Prime Minister Scott Morrison has heaped pressure on states and territories to follow a plan to reopen the nation once it hits vaccination targets, as discord grows among governments over a national deal on the roadmap.
Mr Morrison on Friday said he expected state and territory governments to uphold the agreement to ease restrictions when vaccinations reached 70 and 80 per cent of people aged 16 and over.
The national deal appeared to fray on Friday as state and territory leaders questioned details of the roadmap to reopening and called for Covid case numbers to be considered in addition to vaccinations before the nation emerges from lockdowns.
However, Mr Morrison on Friday stood firm on the deal, agreed at national cabinet earlier this month. The four-step reopening plan says a state can ease restrictions once it reaches a 70 per cent vaccination rate, and when the national average hits the same figure.
Once the figures reach 80 per cent, lockdowns would be limited even further.
Mr Morrison said he expected states and territories would stick to the plan, saying they had made a deal with the public.
"We've said to Australians, 'You do your part, we'll do ours'," he said.
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Asked whether the government would withhold financial support to states and territories that went into lockdown while having vaccination rates at 70-80 per cent, the prime minister said: "I expect the states and territories to live up to the plan that they've agreed to."
Mr Morrison will meet with state and territory leaders on Friday afternoon, when they will discuss exemptions for vaccinated people and the youth vaccination program.
However, no resolutions are expected at the meeting today.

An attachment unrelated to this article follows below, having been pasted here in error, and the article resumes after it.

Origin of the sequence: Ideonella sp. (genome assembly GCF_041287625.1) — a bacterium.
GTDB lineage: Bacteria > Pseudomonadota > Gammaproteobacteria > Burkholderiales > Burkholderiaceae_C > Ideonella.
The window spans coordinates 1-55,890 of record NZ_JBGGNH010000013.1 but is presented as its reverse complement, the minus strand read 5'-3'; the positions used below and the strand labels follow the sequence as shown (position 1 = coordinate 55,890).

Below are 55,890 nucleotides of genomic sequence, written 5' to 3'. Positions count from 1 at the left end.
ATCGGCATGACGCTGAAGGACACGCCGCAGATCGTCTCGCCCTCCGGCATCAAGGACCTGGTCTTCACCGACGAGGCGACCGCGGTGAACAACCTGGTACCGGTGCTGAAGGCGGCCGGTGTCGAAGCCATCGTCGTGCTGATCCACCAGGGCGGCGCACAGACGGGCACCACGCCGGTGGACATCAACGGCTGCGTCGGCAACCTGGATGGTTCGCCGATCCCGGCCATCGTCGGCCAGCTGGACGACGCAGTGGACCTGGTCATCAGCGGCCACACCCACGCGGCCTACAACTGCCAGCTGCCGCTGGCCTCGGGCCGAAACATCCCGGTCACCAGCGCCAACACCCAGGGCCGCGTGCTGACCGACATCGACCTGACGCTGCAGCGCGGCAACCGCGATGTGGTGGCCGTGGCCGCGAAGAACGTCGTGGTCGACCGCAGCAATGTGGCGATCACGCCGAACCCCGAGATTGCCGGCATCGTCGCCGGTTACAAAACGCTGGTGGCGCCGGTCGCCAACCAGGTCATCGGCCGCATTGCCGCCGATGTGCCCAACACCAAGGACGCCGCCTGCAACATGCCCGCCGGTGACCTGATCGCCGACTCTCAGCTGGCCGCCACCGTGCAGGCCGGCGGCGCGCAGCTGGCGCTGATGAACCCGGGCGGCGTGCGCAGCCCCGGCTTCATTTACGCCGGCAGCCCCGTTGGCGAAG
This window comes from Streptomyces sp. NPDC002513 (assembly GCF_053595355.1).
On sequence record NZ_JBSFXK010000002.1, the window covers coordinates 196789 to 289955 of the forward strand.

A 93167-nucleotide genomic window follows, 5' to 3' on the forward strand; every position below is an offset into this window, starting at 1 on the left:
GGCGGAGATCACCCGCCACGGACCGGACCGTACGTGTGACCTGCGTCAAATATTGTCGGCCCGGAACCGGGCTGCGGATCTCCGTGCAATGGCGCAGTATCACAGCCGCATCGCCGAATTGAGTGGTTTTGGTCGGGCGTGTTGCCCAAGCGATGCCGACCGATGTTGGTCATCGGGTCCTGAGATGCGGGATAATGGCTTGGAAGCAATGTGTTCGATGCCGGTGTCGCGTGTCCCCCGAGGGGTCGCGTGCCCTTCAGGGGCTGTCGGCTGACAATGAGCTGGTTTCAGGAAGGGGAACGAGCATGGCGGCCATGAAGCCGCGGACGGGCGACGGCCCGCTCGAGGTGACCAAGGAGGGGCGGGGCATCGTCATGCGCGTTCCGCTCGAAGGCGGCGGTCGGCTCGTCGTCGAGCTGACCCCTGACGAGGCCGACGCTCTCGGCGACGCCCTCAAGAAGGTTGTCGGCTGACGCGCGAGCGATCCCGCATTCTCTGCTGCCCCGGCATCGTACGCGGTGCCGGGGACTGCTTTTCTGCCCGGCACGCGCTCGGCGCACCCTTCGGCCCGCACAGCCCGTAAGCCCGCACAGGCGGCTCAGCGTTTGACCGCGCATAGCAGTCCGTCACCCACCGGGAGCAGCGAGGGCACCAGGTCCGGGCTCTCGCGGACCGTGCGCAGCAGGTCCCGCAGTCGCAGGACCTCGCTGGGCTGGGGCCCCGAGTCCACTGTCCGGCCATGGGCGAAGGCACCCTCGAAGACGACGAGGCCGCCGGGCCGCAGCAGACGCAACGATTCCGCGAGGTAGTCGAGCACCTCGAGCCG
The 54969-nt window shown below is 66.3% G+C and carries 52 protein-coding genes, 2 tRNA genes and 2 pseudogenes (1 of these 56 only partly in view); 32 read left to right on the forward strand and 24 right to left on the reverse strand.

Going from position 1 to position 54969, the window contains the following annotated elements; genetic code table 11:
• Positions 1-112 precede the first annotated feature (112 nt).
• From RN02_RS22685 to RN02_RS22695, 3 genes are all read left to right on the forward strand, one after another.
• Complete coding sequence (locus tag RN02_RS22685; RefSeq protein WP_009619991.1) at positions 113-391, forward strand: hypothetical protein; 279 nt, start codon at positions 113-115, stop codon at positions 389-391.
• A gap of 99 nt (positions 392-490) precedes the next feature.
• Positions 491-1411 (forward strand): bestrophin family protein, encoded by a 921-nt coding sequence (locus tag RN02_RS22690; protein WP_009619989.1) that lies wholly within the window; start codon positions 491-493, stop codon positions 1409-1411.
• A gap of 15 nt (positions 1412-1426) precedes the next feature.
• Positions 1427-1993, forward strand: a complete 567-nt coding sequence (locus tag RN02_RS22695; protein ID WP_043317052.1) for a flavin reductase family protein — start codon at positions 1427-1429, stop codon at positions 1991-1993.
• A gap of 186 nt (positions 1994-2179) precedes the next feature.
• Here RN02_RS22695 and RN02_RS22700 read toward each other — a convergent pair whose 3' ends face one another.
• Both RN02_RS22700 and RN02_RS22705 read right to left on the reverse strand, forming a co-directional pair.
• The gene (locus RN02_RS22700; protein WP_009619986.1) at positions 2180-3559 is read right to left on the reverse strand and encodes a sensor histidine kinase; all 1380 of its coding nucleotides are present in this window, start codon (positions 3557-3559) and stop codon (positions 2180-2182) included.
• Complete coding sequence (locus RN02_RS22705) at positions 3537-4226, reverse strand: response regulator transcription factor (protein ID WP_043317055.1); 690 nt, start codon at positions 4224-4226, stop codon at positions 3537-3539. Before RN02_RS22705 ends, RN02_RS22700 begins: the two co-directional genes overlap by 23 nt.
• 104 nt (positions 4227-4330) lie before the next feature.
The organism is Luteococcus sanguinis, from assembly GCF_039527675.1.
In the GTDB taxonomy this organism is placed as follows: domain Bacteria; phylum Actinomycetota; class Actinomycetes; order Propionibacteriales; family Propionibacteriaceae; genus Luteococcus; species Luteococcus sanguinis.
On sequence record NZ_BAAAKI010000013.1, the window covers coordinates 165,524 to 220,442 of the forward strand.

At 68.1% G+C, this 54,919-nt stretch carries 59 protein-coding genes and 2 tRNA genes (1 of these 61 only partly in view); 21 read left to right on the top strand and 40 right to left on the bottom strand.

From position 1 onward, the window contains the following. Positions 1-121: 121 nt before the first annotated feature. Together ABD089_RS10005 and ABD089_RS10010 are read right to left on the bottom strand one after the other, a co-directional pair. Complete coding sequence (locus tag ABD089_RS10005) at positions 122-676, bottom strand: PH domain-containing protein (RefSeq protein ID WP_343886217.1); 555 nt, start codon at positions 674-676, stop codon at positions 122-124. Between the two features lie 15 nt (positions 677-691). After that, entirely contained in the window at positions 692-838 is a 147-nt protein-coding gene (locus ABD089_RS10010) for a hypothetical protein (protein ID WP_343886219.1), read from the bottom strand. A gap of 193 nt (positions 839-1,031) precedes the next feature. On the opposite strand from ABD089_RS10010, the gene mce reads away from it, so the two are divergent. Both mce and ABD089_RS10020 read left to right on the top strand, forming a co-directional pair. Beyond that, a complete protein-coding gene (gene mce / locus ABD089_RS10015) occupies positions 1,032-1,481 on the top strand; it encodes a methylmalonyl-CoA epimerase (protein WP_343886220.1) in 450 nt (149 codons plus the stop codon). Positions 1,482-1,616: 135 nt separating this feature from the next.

ACT Chief Minister Andrew Barr this afternoon flagged he would seek clarification about the vaccination targets drawn from the Doherty Institute modelling.
Mr Barr said he wanted to ensure the targets referred to the point at which vaccines became effective, rather than when they were administered.
"We know, and every chief health officer around the nation has been saying this repeatedly, but maybe not enough politicians have been saying this: the vaccine is not immediately effective once it's jabbed into your arm," he said.
"It takes several weeks for it to reach effectiveness; that applies to both the first and the second dose. So when we talk about 70 or 80 per cent, we must talk about when the vaccines become effective, not just the moment the jab goes in your arm. Targets are not reached on the day of vaccination. It takes time."
He also said he would raise the issue of childhood Covid vaccinations at the national cabinet meeting, saying state and territory leaders needed to consider the rollout of a safe and effective vaccine for people under 16.
"There are a range of very significant issues that need to be considered here. There won't be outcomes on this from today's meeting, but it is a very important issue that we know are on the minds of so many Canberrans and Australians," Mr Barr said.
Mr Barr said improved treatments for COVID-19 were an important factor in considering how restrictions would be used in the future.
"If we can treat people and avoid severe illness, combined with protecting them from getting the disease in the first place, that combination of factors can make a big difference to the public health settings you have in place," he said.
"But people do need to understand what the Doherty report says, and it doesn't say freedom day and no public health restrictions come into place at 70 or 80 per cent."
More than 51 per cent of the nation have had their first Covid vaccine dose and 28.9 per cent have had both doses, Mr Morrison said.
The ACT is leading the nation, recording 57.5 per cent of people in the territory receiving their first dose.
Federal Health Minister Greg Hunt said the number of Australians fully vaccinated would pass 6 million today. For the group of people aged over 70, he said 84.6 per cent of people had received at least one dose.
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